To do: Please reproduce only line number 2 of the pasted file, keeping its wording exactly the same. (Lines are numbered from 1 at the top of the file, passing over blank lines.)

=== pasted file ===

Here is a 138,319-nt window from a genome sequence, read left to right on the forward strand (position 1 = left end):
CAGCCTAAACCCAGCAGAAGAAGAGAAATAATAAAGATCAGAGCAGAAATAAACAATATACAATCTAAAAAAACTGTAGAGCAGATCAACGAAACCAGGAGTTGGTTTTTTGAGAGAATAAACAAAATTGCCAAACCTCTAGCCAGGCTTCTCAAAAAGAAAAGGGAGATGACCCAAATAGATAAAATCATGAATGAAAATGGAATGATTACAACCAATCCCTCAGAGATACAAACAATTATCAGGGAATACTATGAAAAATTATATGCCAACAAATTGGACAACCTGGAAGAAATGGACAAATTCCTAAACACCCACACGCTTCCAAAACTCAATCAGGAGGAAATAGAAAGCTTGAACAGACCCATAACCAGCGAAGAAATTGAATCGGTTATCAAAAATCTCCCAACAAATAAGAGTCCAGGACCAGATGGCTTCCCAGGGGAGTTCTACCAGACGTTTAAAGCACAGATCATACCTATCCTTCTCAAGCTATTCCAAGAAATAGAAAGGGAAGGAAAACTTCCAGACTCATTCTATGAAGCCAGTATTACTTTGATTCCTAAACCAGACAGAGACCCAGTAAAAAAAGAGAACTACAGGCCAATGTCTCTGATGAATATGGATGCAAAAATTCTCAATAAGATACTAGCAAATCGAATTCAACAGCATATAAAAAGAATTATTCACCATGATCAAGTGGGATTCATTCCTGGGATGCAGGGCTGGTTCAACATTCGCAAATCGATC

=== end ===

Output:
CAGCCTAAACCCAGCAGAAGAAGAGAAATAATAAAGATCAGAGCAGAAATAAACAATATACAATCTAAAAAAACTGTAGAGCAGATCAACGAAACCAGGAGTTGGTTTTTTGAGAGAATAAACAAAATTGCCAAACCTCTAGCCAGGCTTCTCAAAAAGAAAAGGGAGATGACCCAAATAGATAAAATCATGAATGAAAATGGAATGATTACAACCAATCCCTCAGAGATACAAACAATTATCAGGGAATACTATGAAAAATTATATGCCAACAAATTGGACAACCTGGAAGAAATGGACAAATTCCTAAACACCCACACGCTTCCAAAACTCAATCAGGAGGAAATAGAAAGCTTGAACAGACCCATAACCAGCGAAGAAATTGAATCGGTTATCAAAAATCTCCCAACAAATAAGAGTCCAGGACCAGATGGCTTCCCAGGGGAGTTCTACCAGACGTTTAAAGCACAGATCATACCTATCCTTCTCAAGCTATTCCAAGAAATAGAAAGGGAAGGAAAACTTCCAGACTCATTCTATGAAGCCAGTATTACTTTGATTCCTAAACCAGACAGAGACCCAGTAAAAAAAGAGAACTACAGGCCAATGTCTCTGATGAATATGGATGCAAAAATTCTCAATAAGATACTAGCAAATCGAATTCAACAGCATATAAAAAGAATTATTCACCATGATCAAGTGGGATTCATTCCTGGGATGCAGGGCTGGTTCAACATTCGCAAATCGATC